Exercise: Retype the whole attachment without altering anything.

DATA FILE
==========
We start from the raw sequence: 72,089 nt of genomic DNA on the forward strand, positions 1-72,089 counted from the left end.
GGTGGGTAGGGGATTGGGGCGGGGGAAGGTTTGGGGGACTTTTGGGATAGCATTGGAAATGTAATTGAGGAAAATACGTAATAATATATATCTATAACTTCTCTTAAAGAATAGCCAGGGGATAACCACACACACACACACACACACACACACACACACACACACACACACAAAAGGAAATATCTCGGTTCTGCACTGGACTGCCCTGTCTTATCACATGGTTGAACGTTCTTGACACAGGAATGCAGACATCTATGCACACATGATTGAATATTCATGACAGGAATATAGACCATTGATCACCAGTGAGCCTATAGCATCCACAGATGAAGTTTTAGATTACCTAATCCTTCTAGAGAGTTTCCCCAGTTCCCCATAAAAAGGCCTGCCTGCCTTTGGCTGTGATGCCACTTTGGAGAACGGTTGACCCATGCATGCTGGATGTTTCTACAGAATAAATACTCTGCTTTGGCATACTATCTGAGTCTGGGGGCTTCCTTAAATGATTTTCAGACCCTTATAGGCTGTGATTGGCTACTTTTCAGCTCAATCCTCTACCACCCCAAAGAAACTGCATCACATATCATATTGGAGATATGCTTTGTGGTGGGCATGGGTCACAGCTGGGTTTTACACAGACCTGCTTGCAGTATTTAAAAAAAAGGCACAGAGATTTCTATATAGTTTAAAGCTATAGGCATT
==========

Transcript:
We start from the raw sequence: 72,089 nt of genomic DNA on the forward strand, positions 1-72,089 counted from the left end.
GGTGGGTAGGGGATTGGGGCGGGGGAAGGTTTGGGGGACTTTTGGGATAGCATTGGAAATGTAATTGAGGAAAATACGTAATAATATATATCTATAACTTCTCTTAAAGAATAGCCAGGGGATAACCACACACACACACACACACACACACACACACACACACACACACACAAAAGGAAATATCTCGGTTCTGCACTGGACTGCCCTGTCTTATCACATGGTTGAACGTTCTTGACACAGGAATGCAGACATCTATGCACACATGATTGAATATTCATGACAGGAATATAGACCATTGATCACCAGTGAGCCTATAGCATCCACAGATGAAGTTTTAGATTACCTAATCCTTCTAGAGAGTTTCCCCAGTTCCCCATAAAAAGGCCTGCCTGCCTTTGGCTGTGATGCCACTTTGGAGAACGGTTGACCCATGCATGCTGGATGTTTCTACAGAATAAATACTCTGCTTTGGCATACTATCTGAGTCTGGGGGCTTCCTTAAATGATTTTCAGACCCTTATAGGCTGTGATTGGCTACTTTTCAGCTCAATCCTCTACCACCCCAAAGAAACTGCATCACATATCATATTGGAGATATGCTTTGTGGTGGGCATGGGTCACAGCTGGGTTTTACACAGACCTGCTTGCAGTATTTAAAAAAAAGGCACAGAGATTTCTATATAGTTTAAAGCTATAGGCATT